In 1982, the great Chilean photographer Sergio Larrain wrote to his nephew with some advice on taking pictures. He told him to go out and seek adventure, “like a boat with all sails hoisted”. He told him to edit his pictures ruthlessly, keeping only the very best. But the most important thing, he said, “is to have a camera that you like…you have to be happy with what you are holding in your hands.”
The relationship between photographers and their cameras is the subject of a new exhibition at the Victoria and Albert Museum in London, “The Camera Exposed”. It comprises more than 120 photographs taken between the mid-19th century and today, all with one thing in common: they have cameras in them. It contains many of the most famous names in photography, the notoriety divided between people and machines. There are pictures by Eve Arnold, Henri Cartier-Bresson and Weegee; and there are pictures by Kodak, Leica and Rolleiflex.
On the face of it, this might be a subject for photography buffs: after all, what makes a photographer interesting isn’t their camera but what they did with it. But what emerges from the exhibition is a complicated bond. In one picture, an elderly Paul Strand carries a large box camera in his arms, holding it like an infant jealously guarded. In another Eve Arnold (above) photographs herself in a distorting mirror, her figure and those on the street around her blurred and elongated. It’s a self-portrait that seems to take a wry look at the act of photographing, and how it can record the truth but also bend it out of shape. In fact the show examines not just the relationship between photographers and cameras, but also the guises that cameras have assumed.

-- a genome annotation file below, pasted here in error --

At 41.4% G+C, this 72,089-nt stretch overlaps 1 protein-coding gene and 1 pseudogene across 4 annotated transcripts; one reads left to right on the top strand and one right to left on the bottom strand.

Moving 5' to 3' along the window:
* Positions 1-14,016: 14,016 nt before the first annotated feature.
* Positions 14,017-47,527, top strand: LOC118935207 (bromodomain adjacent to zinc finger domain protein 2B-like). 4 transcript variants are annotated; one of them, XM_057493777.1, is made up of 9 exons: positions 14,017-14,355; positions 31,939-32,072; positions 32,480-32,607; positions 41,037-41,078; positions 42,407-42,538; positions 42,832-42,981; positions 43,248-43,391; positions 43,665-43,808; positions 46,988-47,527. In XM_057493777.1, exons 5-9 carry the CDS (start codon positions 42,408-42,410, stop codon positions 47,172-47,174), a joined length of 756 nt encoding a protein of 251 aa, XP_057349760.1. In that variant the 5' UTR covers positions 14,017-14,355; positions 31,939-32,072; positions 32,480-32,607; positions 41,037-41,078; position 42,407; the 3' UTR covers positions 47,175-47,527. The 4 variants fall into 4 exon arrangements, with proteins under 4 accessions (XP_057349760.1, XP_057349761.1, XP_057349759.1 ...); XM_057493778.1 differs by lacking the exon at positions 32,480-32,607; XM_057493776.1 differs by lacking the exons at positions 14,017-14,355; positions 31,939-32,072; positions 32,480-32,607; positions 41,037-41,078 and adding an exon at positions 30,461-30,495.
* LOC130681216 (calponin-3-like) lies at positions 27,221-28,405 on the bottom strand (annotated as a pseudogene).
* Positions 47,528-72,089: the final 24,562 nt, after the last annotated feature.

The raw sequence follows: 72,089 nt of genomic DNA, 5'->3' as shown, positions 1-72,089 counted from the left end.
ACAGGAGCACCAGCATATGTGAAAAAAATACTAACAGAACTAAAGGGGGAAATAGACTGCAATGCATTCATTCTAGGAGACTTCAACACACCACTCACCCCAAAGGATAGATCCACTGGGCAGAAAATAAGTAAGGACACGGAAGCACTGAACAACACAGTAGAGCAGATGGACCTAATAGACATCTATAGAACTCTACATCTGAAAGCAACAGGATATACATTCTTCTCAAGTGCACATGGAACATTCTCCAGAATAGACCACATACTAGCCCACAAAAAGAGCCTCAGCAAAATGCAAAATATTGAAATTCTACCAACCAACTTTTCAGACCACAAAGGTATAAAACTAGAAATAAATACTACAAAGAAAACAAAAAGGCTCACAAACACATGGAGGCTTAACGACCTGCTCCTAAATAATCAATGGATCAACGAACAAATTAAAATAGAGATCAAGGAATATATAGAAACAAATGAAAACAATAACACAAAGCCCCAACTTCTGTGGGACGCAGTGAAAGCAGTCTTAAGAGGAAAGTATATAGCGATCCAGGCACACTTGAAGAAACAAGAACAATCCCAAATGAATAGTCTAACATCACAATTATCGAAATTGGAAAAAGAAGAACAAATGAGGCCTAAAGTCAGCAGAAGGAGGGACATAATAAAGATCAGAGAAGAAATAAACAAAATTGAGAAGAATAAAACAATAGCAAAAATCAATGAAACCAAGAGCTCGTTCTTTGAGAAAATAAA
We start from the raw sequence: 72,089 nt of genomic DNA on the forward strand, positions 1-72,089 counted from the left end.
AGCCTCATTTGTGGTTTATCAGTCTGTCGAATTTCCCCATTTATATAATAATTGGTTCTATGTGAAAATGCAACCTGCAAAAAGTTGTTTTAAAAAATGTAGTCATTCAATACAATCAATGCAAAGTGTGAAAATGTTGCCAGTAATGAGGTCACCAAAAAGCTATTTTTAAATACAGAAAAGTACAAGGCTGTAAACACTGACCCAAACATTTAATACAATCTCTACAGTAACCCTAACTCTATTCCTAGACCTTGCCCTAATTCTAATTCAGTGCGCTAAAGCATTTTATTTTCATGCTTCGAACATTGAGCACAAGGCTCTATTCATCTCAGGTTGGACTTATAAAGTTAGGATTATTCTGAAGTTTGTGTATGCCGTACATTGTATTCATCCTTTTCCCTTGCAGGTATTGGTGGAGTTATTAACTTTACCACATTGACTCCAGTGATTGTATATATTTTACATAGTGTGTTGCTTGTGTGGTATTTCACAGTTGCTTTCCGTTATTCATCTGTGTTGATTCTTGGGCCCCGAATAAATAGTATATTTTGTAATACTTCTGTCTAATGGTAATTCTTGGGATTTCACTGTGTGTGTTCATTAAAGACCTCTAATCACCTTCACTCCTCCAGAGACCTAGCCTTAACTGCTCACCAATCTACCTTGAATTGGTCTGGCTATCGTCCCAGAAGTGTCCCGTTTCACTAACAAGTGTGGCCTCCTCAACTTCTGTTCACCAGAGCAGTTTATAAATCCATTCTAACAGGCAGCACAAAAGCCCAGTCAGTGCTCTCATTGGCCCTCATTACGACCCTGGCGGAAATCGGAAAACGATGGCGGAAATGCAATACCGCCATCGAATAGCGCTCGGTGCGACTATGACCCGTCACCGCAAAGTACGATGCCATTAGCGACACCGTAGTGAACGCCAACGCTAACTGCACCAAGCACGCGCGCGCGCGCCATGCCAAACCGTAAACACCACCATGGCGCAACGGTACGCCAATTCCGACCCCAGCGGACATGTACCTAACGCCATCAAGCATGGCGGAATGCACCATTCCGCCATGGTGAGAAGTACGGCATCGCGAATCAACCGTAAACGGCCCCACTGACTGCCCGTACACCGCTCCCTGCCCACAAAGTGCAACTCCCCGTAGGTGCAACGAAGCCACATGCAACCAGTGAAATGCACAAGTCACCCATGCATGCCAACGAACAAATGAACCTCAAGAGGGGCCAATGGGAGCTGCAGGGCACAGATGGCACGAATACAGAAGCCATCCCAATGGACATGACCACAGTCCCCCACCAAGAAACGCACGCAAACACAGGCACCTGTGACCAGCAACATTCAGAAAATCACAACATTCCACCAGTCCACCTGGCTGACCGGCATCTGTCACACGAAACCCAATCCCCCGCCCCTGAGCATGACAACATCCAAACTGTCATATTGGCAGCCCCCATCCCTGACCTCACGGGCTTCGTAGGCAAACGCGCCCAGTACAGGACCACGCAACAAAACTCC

In 1945, Bill Brandt went to a second-hand shop in London and bought a Kodak camera with a wide-angle lens that had once been used by the police at crime scenes. It became his favourite, and he used it take some of his most famous photos, including his nudes and beach scenes, where the human body looks geological and the geology looks human. Here, though, the camera seems less like a means of taking pictures and more like a means of self-defence. Clasping it with bony fingers, Brandt, an intensely private man, raises his sceptical eye above his contraption – or is it his parapet?
A body part
No picture in the show sums up the advice Larrain gave his nephew as well as this one, taken by Andreas Feininger in 1955. It shows the photojournalist Dennis Stock, holding his Leica III to his face. So happy is he with his camera that it’s as if it has become part of his body, a fusion of man and machine which looks like a robot from Fritz Lang’s “Metropolis”. So conjoined is the photographer to his camera that he no longer has to point and click, he can just look and blink.
A voyeur’s accessory
The inspiration for this photograph, taken by Judy Dater in 1974, was a painting, “Persephone” by Thomas Hart Benton, which shows the naked goddess being spied on by a leering figure behind a tree, ready to steal her away to the underworld. Here the spy is the photographer Imogen Cunningham, who was 90 when it was shot and is known for her nudes. The camera round her neck, a Rolleiflex, is telling. You don’t bring it to your eye to take a picture, but hang it at chest height and operate it with a hand-held shutter button: your subject doesn’t always know you’re taking their picture.
Richard Avedon was a master of the cool, insightful portrait, his subjects’ faces scrutinised against plain white backgrounds. But in this picture, staged in 1962, he looks at the frenzy of the paparazzi. The wall note at the V&A says he is “mocking” this kind of work, but it looks much darker to me: the strained look on the face of the model and actress Suzy Parker, the wolfish grin of the photographer forcing himself through the car window, the lens pointing at its prey.
The Camera Exposed The Victoria & Albert Museum, London, until March 5th 2017